Cognitive training versus non-specific supportive therapy
New evidence was identified for a new comparison consisting of one RCT with moderate risk of bias and moderate certainty (Kollins et al., 2020). The RCT investigated a digital therapeutic designed to target attention and cognitive control delivered through a video game-like interface compared with a control digital device over 4 weeks. No statistically significant differences between the interventions were found for ADHD total, inattention, and hyperactivity symptoms, working memory and inhibition, impairment rating scale, and Clinician Global Impression scale.
Cognitive training versus waitlist care
No new evidence was found. NICE previously identified one study of very low quality (Virta et al., 2010). There was no clinically important benefit for quality of life, Clinical Global Impression scale or self-reported ADHD symptoms.
Cognitive training versus Non-specific supportive therapy
New evidence was identified in one RCT (Dentz, Guay, Parent, & Romo, 2020) but not integrated with the NICE evidence due to the outcome data being of low certainty and insufficiently similar to existing evidence to enable pooling. The new RCT (Dentz et al., 2020), with high risk of bias, was conducted in adults with ADHD, comparing Cogmed training and a low-intensity version of Cogmed over 5 weeks.
There were no statistically significant differences for self-reported ADHD symptoms on the Conners’ Adult ADHD Rating Scale for inattention and hyperactivity, and on the Brown Attention Deficit Disorder working memory, or executive function in daily life subscales. There were also no statistically significant differences for the Wechsler Adult Intelligence Scales III Matrix reasoning task.
NICE previously identified one RCT of low-to-moderate quality (Mawjee, Woltering, & Tannock, 2015) exploring standard Cogmed training versus a shortened version. There was no clinically important benefit for self-rated ADHD total symptoms total, functioning, academic literacy and numeracy outcomes.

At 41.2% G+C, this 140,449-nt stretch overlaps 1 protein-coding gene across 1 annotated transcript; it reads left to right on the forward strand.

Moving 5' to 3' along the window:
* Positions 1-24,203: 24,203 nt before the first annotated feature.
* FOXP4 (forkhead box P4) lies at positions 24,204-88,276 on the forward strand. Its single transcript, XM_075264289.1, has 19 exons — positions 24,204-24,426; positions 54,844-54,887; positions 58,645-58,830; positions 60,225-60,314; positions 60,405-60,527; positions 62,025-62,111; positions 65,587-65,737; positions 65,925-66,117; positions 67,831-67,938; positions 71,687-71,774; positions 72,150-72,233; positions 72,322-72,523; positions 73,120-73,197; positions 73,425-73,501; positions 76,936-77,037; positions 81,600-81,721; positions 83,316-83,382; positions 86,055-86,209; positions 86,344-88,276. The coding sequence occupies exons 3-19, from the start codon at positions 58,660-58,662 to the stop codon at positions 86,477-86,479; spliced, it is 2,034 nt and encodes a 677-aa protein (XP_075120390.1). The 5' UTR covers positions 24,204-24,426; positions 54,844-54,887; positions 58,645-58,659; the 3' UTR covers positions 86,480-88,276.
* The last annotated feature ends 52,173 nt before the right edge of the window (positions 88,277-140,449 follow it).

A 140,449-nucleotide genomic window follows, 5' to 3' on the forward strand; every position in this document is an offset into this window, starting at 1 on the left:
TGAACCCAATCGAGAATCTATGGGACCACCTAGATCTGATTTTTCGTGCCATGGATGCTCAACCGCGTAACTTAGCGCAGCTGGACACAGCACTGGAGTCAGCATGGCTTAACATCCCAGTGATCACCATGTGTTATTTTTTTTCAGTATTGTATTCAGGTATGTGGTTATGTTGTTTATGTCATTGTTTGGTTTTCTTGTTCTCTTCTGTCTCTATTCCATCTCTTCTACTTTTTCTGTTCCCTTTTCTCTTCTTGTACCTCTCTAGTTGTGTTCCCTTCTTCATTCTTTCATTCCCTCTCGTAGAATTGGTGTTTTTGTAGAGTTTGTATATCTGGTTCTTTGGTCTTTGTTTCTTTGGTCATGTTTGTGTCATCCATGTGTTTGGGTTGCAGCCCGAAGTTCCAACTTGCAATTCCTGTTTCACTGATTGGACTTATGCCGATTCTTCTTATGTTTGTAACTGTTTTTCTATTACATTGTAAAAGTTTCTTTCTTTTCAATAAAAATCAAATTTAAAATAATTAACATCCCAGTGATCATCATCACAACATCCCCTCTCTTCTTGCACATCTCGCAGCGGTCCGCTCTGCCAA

Evidence to recommendation statement for cognitive training
For children and adolescents, there was no evidence to support improvements in parent-reported overall ADHD symptom severity through the delivery of cognitive training. Although there was some improvement in parent-reported inattention and hyperactivity symptoms, evidence was from studies of very low and low certainty. Furthermore, there was no robust evidence to support any improvements in parent-rated broader functioning or improved teacher-rated ADHD symptoms.
Evidence for adults suggests that there is no clear benefit of cognitive training with only 2 studies meeting inclusion criteria, both with very low to low certainty. The only clinically important findings from the two studies which were low quality were that CBT is more beneficial in comparison to cognitive training, and cognitive training may be harmful compared to waitlist.
The GDG debated whether to include a recommendation regarding cognitive training. The GDG noted the review did not identify sufficient evidence to support a recommendation of cognitive training, and there was not a body of evidence showing no effect of these interventions. The GDG agreed that further research may provide greater clarity and allow for recommendations in the future. Based on the evidence reviewed, the GDG decided to make no recommendations for cognitive training.